Look at the Grammar box. Then compare the first sentences in 1-5, which contain a modal verb, with the changes in the second sentences. What are the differences in meaning?
1 You might stop weak species going extinct, which could be a bad thing.
You will stop weak species going extinct, which is a bad thing.
2 Maybe we shouldn't interfere.
We mustn't interfere.
3 The survival of the fittest' can suggest evolution is a kind of competition.
'The survival of the fittest' suggests evolution is a kind of competition.
4 If that habitat disappeared for whatever reason, they'd easily die out.
When the habitat disappears, the animals die out.
5 Shall we leave it there?
Could we leave it there?
Modal verbs and meaning
A modal verb (would, will, may, might, could, can, should, shall, must) adds a general meaning to another verb to show a speaker's attitude or intention.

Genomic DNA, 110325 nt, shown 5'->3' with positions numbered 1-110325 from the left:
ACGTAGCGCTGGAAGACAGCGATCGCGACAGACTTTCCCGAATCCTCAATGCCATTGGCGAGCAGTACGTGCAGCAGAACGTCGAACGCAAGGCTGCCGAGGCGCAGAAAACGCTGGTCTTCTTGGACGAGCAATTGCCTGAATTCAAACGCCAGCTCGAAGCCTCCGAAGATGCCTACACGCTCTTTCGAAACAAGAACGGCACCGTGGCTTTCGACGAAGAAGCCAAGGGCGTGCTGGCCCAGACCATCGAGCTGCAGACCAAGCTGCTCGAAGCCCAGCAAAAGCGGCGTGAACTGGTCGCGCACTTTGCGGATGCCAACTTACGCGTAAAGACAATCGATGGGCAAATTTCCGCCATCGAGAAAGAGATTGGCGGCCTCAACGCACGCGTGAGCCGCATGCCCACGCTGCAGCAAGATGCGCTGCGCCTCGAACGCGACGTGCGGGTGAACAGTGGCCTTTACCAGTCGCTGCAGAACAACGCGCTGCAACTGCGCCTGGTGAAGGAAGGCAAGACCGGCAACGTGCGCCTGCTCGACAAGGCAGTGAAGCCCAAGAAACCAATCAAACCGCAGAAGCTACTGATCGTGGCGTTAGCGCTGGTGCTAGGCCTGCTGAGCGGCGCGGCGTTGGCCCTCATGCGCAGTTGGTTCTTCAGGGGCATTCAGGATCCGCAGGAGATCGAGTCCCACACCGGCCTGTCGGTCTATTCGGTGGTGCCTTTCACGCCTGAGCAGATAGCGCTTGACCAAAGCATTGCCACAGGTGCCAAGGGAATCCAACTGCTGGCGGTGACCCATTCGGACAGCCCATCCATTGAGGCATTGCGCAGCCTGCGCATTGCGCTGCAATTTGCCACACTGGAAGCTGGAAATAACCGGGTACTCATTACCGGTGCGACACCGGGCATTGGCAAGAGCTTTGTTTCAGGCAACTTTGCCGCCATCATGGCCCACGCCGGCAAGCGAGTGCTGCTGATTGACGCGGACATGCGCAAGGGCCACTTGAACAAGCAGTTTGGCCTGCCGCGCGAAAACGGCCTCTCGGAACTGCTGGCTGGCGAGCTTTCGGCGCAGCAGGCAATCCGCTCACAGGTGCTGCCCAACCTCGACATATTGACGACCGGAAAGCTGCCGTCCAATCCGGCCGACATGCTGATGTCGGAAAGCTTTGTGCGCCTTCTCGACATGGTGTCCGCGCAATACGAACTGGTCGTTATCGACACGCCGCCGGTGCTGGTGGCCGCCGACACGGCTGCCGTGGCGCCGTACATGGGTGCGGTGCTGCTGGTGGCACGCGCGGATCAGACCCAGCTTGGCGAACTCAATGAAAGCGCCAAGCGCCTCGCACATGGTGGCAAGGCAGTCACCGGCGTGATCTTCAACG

The first thing that will strike people is ...
= I am certain it strikes people.
The first thing that should strike people is ...
= I believe it strikes people, but I'm not certain. Modal verbs can also be used to express: certainty, uncertainty, obligation, permission, suggestion, possibility and frequency (habit).
Hugh Dellar, Andrew Walkley